Then the chief justice suggested the name of Justice (retired) R.A. Mehta. The governor asked Narendra Modi to appoint him. But the chief minister objected that Justice Mehta was too old (he was 75) and that he had displayed an antagonistic attitude vis-à-vis the state government. The chief justice responded in August 2011 that he had investigated the case personally and considered that Justice Mehta had "a high reputation, great integrity and his neutrality is well acclaimed, besides the fact that he has not shown any aspiration to any government post whether Central or state". The state government filed a writ petition in the high court challenging Justice Mehta's appointment. In October, a two-member bench delivered a judgment with differing views. The matter went to a third judge, Justice V.M. Sahai, who declared that the "pranks of the chief minister demonstrate destruction of our democracy and the questionable conduct of stonewalling the appointment of Justice Mehta as lokayukta threatened the rule of law". For him, "[o]pen resistance of the council of ministers headed by the chief minister in not accepting the primacy of the opinion of the chief justice of the Gujarat High Court in the matter of appointment of lokayukta has created a crisis situation". The Gujarat government then moved the SC, whose verdict came in early 2013. The court upheld the appointment of Justice Mehta and later dismissed the review petition filed by the state government. One month after, in April 2013, the Gujarat assembly passed the new Gujarat Lokayukta Aayog Bill.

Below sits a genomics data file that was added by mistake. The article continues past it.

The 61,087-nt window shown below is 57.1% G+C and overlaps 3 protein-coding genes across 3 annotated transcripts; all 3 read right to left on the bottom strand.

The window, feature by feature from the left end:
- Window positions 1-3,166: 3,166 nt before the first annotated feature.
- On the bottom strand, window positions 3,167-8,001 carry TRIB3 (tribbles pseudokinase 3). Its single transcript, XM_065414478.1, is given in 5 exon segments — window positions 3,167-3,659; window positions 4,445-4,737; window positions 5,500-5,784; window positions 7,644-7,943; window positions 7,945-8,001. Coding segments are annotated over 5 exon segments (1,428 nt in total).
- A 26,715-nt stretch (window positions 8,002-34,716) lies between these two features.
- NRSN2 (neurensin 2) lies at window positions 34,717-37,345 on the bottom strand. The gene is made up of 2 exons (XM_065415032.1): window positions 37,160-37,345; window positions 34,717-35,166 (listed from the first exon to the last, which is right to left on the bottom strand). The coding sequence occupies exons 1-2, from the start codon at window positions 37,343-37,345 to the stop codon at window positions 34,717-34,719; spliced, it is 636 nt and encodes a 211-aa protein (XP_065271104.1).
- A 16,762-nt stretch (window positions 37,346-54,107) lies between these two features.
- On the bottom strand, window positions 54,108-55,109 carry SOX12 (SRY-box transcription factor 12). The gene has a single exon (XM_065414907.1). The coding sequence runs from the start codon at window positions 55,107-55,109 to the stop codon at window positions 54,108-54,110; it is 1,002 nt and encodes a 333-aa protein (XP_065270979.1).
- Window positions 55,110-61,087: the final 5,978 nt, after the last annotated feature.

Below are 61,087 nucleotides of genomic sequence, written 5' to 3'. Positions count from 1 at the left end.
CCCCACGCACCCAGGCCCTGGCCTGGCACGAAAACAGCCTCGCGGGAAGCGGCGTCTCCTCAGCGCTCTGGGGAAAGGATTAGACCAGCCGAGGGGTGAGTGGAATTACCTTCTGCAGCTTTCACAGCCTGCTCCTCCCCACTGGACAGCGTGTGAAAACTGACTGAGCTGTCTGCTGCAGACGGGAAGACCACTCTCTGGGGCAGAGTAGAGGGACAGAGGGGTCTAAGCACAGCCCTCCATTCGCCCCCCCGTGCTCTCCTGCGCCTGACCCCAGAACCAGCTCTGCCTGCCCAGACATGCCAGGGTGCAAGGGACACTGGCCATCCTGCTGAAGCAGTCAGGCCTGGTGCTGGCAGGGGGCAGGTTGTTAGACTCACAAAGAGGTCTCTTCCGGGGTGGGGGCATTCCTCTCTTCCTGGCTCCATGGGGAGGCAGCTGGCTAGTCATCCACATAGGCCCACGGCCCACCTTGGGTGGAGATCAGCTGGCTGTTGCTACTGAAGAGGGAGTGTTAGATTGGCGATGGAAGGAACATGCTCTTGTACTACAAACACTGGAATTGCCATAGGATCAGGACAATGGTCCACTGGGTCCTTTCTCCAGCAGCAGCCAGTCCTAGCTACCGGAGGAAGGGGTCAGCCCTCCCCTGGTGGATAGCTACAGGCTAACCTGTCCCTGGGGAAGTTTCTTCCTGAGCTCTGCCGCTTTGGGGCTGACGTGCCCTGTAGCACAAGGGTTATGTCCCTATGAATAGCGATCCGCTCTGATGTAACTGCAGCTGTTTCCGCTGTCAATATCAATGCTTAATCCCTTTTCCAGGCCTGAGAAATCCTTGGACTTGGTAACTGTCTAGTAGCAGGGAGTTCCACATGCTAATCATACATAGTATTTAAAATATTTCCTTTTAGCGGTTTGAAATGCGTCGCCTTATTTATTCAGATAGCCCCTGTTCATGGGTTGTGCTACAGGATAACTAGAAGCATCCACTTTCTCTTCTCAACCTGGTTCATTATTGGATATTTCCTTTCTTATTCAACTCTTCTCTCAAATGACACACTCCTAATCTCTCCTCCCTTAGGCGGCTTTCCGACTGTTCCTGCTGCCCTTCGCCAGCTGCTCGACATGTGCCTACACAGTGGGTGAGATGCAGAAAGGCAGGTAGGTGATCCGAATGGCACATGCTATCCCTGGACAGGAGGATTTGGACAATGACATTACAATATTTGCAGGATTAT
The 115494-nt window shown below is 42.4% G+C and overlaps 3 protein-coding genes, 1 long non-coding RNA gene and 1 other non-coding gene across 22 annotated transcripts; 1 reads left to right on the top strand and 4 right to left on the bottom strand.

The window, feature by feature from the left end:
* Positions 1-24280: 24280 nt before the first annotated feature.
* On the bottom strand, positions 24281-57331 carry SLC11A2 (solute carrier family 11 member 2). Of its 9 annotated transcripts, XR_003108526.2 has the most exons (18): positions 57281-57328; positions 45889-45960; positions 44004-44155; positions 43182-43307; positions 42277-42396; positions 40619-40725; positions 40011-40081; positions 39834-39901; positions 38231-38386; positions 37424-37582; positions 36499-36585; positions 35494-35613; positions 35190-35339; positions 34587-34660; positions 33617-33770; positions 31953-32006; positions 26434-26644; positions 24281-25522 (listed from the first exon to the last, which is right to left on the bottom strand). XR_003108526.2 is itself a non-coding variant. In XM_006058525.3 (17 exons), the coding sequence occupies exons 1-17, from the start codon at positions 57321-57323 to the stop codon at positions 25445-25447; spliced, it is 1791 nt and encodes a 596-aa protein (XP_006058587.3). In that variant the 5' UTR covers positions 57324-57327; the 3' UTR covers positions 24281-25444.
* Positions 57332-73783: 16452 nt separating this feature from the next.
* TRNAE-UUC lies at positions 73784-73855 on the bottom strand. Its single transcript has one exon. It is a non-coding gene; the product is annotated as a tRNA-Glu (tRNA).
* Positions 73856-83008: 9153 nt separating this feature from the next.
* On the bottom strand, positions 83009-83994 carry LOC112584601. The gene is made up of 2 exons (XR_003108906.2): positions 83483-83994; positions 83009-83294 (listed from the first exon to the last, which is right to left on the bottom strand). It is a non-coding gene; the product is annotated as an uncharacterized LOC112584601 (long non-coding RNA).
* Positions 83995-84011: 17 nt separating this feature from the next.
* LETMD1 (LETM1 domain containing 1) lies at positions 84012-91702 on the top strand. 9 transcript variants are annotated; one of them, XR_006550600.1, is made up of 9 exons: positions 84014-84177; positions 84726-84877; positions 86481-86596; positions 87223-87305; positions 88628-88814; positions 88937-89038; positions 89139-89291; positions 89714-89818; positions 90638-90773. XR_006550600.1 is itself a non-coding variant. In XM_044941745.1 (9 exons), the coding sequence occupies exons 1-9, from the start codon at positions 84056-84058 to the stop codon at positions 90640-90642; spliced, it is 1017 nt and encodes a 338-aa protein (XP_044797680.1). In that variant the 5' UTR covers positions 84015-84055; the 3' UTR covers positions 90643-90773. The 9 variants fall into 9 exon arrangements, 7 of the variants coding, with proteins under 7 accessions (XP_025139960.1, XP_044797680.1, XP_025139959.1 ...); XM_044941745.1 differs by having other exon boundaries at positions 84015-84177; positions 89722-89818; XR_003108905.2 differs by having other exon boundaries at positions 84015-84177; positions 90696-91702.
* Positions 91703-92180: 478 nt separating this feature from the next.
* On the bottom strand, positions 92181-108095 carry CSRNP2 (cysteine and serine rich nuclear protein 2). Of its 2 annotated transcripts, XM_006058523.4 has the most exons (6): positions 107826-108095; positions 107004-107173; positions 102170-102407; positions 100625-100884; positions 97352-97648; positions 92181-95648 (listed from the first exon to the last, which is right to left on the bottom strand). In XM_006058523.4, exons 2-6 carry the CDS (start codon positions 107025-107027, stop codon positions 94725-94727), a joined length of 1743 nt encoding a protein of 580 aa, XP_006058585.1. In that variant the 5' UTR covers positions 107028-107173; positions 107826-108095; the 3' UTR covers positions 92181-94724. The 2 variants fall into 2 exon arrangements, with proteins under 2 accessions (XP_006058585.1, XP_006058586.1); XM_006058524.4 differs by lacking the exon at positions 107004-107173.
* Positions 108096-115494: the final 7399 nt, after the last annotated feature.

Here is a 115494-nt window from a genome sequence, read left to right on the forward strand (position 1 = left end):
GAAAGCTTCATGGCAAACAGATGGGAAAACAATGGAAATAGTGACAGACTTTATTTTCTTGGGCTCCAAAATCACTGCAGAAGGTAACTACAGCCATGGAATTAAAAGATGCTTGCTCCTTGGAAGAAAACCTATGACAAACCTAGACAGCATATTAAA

This bill dilutes the role of the governor and the chief justice. If this bill becomes law, the lokayukta will be selected by a seven-member panel headed by the chief minister and comprising of a minister chosen by the chief minister, the speaker of the state assembly (also from the ruling party or at least the majority), the leader of the opposition, a high court judge appointed by the chief justice of the high court and the state vigilance commissioner.